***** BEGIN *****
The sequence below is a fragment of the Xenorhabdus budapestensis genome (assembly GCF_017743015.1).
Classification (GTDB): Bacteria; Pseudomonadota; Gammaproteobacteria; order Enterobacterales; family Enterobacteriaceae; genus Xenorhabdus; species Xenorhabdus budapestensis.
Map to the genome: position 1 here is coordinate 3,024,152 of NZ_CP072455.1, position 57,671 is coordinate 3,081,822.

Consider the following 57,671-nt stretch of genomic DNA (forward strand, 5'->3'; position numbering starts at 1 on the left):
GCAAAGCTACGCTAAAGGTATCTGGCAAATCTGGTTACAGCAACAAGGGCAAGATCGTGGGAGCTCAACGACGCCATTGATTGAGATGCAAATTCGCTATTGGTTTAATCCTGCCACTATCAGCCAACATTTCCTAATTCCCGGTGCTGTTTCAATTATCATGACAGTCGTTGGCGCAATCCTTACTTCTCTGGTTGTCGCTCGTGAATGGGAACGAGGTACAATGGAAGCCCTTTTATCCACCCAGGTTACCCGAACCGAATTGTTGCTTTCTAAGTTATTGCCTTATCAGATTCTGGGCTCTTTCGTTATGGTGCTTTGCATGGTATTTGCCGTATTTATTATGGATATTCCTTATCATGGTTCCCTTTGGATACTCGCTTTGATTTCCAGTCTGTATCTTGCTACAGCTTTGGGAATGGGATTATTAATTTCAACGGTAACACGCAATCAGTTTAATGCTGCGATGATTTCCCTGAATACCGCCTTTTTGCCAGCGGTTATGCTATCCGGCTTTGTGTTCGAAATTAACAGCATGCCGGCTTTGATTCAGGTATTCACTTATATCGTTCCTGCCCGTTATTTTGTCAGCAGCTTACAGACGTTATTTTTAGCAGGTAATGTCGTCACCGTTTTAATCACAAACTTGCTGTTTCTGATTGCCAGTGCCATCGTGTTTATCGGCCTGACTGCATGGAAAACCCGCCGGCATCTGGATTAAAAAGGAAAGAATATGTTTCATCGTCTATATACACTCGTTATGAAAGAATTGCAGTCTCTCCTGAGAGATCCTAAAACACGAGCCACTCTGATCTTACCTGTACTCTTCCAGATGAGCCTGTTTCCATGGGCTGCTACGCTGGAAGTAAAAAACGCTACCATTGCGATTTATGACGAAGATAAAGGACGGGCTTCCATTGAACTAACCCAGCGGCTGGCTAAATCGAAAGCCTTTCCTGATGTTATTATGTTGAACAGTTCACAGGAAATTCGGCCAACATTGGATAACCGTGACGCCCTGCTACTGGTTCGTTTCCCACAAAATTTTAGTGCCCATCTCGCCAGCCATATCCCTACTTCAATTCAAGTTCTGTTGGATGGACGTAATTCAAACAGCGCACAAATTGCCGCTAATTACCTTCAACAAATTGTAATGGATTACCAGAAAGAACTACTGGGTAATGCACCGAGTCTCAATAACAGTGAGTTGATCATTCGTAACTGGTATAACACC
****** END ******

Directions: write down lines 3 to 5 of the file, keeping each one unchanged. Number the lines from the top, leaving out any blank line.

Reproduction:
Map to the genome: position 1 here is coordinate 3,024,152 of NZ_CP072455.1, position 57,671 is coordinate 3,081,822.

Consider the following 57,671-nt stretch of genomic DNA (forward strand, 5'->3'; position numbering starts at 1 on the left):
GCAAAGCTACGCTAAAGGTATCTGGCAAATCTGGTTACAGCAACAAGGGCAAGATCGTGGGAGCTCAACGACGCCATTGATTGAGATGCAAATTCGCTATTGGTTTAATCCTGCCACTATCAGCCAACATTTCCTAATTCCCGGTGCTGTTTCAATTATCATGACAGTCGTTGGCGCAATCCTTACTTCTCTGGTTGTCGCTCGTGAATGGGAACGAGGTACAATGGAAGCCCTTTTATCCACCCAGGTTACCCGAACCGAATTGTTGCTTTCTAAGTTATTGCCTTATCAGATTCTGGGCTCTTTCGTTATGGTGCTTTGCATGGTATTTGCCGTATTTATTATGGATATTCCTTATCATGGTTCCCTTTGGATACTCGCTTTGATTTCCAGTCTGTATCTTGCTACAGCTTTGGGAATGGGATTATTAATTTCAACGGTAACACGCAATCAGTTTAATGCTGCGATGATTTCCCTGAATACCGCCTTTTTGCCAGCGGTTATGCTATCCGGCTTTGTGTTCGAAATTAACAGCATGCCGGCTTTGATTCAGGTATTCACTTATATCGTTCCTGCCCGTTATTTTGTCAGCAGCTTACAGACGTTATTTTTAGCAGGTAATGTCGTCACCGTTTTAATCACAAACTTGCTGTTTCTGATTGCCAGTGCCATCGTGTTTATCGGCCTGACTGCATGGAAAACCCGCCGGCATCTGGATTAAAAAGGAAAGAATATGTTTCATCGTCTATATACACTCGTTATGAAAGAATTGCAGTCTCTCCTGAGAGATCCTAAAACACGAGCCACTCTGATCTTACCTGTACTCTTCCAGATGAGCCTGTTTCCATGGGCTGCTACGCTGGAAGTAAAAAACGCTACCATTGCGATTTATGACGAAGATAAAGGACGGGCTTCCATTGAACTAACCCAGCGGCTGGCTAAATCGAAAGCCTTTCCTGATGTTATTATGTTGAACAGTTCACAGGAAATTCGGCCAACATTGGATAACCGTGACGCCCTGCTACTGGTTCGTTTCCCACAAAATTTTAGTGCCCATCTCGCCAGCCATATCCCTACTTCAATTCAAGTTCTGTTGGATGGACGTAATTCAAACAGCGCACAAATTGCCGCTAATTACCTTCAACAAATTGTAATGGATTACCAGAAAGAACTACTGGGTAATGCACCGAGTCTCAATAACAGTGAGTTGATCATTCGTAACTGGTATAACACC